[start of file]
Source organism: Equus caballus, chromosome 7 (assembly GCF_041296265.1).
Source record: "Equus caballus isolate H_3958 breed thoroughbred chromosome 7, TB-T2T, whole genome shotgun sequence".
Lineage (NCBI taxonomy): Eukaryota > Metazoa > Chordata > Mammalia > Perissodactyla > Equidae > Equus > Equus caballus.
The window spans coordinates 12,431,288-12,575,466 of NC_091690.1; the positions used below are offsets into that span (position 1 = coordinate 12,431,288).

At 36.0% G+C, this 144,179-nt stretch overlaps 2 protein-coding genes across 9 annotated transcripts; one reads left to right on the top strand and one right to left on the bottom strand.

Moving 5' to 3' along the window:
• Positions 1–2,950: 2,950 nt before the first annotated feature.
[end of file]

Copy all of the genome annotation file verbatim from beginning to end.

Source organism: Equus caballus, chromosome 7 (assembly GCF_041296265.1).
Source record: "Equus caballus isolate H_3958 breed thoroughbred chromosome 7, TB-T2T, whole genome shotgun sequence".
Lineage (NCBI taxonomy): Eukaryota > Metazoa > Chordata > Mammalia > Perissodactyla > Equidae > Equus > Equus caballus.
The window spans coordinates 12,431,288-12,575,466 of NC_091690.1; the positions used below are offsets into that span (position 1 = coordinate 12,431,288).

At 36.0% G+C, this 144,179-nt stretch overlaps 2 protein-coding genes across 9 annotated transcripts; one reads left to right on the top strand and one right to left on the bottom strand.

Moving 5' to 3' along the window:
• Positions 1–2,950: 2,950 nt before the first annotated feature.